Problem with VMXNET3 Driver25 November 2011
A colleague on the EMC vSpecialist team (many of you probably know Chris Horn) sent me this information on an issue he’d encountered. Chris wanted me to share the information here in the event that it would help others avoid the time he’s spent troubleshooting this issue.
What Chris has found is that there is a flaw in Windows Server 2008 and Windows 7 that causes “orphaned NICs” when using the VMXNET3 network driver. There appear to be three cases in which this problem appears:
When you deploy an OVF or OVA of Windows Server 2008 or Windows 7
When you clone a VM running Windows Server 2008 or Windows 7 (this also applies to deploying from a template)
When deploying a vApp within vCD that contains Windows Server 2008 or Windows 7 (this can cause quite a bit of chaos)
Up until now, there were two available workarounds that appeared to resolve this issue:
Use the Intel E1000 driver, which doesn’t cause the same problem. However, it’s unclear how well the E1000 performs with 10 Gigabit Ethernet uplinks.
Use a statically assigned MAC address, which of course doesn’t scale very well in large (and/or dynamic) environments. This is also very difficult to do in vCloud Director (apparently even rising to the level of having to hack the vCD database).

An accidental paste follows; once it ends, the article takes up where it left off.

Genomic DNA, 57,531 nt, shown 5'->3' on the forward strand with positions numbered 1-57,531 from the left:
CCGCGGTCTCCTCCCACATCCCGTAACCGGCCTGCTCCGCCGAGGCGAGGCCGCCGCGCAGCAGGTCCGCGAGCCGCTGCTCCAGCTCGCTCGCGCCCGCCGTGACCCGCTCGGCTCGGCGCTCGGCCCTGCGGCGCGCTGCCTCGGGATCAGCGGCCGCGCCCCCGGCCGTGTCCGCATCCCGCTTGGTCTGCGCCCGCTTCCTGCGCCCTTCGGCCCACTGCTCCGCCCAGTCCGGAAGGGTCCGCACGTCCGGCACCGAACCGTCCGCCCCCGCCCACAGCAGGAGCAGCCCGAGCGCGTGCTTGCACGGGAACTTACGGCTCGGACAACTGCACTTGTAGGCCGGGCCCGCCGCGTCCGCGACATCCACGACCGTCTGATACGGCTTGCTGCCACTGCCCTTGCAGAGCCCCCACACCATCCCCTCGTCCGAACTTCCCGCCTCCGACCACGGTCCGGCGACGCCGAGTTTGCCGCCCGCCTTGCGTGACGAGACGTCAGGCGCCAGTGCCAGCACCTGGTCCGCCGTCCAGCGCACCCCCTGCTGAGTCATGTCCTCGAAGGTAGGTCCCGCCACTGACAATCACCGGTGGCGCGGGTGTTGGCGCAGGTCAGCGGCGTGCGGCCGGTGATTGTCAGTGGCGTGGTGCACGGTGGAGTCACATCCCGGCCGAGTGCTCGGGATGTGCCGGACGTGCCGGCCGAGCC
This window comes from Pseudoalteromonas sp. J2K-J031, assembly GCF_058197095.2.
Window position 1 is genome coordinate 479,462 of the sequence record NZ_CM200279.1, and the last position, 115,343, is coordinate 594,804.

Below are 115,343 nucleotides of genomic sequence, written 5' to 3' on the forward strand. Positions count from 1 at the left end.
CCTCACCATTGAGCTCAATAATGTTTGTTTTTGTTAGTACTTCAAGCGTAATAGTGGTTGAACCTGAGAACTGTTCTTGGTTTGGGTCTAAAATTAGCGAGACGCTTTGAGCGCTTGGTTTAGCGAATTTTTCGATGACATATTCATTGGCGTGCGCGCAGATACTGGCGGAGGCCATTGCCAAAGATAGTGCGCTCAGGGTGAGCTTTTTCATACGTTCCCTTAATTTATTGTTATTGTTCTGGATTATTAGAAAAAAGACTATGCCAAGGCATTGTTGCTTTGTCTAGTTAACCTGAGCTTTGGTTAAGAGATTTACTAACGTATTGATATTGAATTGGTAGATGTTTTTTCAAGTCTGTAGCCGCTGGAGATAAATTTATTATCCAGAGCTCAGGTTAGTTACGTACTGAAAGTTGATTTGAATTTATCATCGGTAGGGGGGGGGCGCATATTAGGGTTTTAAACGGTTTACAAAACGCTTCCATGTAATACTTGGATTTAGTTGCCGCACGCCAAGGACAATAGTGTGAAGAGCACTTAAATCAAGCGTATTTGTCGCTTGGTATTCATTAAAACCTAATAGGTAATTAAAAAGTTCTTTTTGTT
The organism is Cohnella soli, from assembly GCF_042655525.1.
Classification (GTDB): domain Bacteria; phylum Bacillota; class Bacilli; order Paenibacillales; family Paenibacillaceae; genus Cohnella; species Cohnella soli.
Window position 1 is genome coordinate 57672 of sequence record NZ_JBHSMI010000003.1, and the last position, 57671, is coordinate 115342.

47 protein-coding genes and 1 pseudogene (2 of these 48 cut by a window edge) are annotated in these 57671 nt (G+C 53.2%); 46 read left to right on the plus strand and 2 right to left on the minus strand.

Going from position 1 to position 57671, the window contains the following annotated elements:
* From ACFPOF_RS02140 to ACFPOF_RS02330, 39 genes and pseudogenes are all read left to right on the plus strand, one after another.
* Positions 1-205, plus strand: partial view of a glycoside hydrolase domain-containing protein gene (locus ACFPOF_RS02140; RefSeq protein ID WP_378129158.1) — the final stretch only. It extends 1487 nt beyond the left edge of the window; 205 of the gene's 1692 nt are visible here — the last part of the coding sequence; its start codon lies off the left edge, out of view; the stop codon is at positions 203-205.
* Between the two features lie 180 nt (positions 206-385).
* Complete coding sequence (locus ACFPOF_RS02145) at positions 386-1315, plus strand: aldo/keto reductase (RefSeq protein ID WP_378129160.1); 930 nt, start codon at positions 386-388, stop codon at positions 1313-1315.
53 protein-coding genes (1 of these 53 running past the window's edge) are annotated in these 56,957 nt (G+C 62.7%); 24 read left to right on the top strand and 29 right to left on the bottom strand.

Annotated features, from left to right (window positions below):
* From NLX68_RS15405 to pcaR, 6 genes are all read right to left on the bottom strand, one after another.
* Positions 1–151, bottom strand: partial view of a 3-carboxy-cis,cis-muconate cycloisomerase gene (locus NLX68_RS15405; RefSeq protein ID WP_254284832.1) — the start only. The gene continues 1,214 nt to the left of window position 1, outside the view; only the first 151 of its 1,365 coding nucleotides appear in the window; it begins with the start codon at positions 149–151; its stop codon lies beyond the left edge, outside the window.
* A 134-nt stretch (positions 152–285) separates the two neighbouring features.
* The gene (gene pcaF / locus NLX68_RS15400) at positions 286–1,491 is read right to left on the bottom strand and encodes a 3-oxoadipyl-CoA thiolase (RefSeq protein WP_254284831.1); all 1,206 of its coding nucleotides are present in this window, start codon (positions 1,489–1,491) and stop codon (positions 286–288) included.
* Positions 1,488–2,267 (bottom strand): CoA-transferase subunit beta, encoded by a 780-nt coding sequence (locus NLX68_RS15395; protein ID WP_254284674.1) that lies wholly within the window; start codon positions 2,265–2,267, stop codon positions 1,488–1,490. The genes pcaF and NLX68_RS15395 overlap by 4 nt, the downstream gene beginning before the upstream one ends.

It would appear that the behavior Chris describes is captured in this VMware KB article. There is also a hotfix available in this Microsoft KB article; Chris has tested this hotfix and indicates that it does indeed fix the problem. The referenced Microsoft KB article and the referenced VMware KB article also reference this third Microsoft KB article, further leading me to believe that the articles are indeed related to the same underlying issue.
If you are deploying Windows Server 2008 and/or Windows 7-based VMs in your environment, you might want to take a look at the linked VMware KB and Microsoft KB articles to be sure that you don’t run into the same sorts of problems Chris was experiencing.
Thanks Chris!Tags: Microsoft · Networking · VMware · Virtualization · Windows · vSphere Previous Post: Giving Thanks on Thanksgiving Next Post: Technology Short Take #17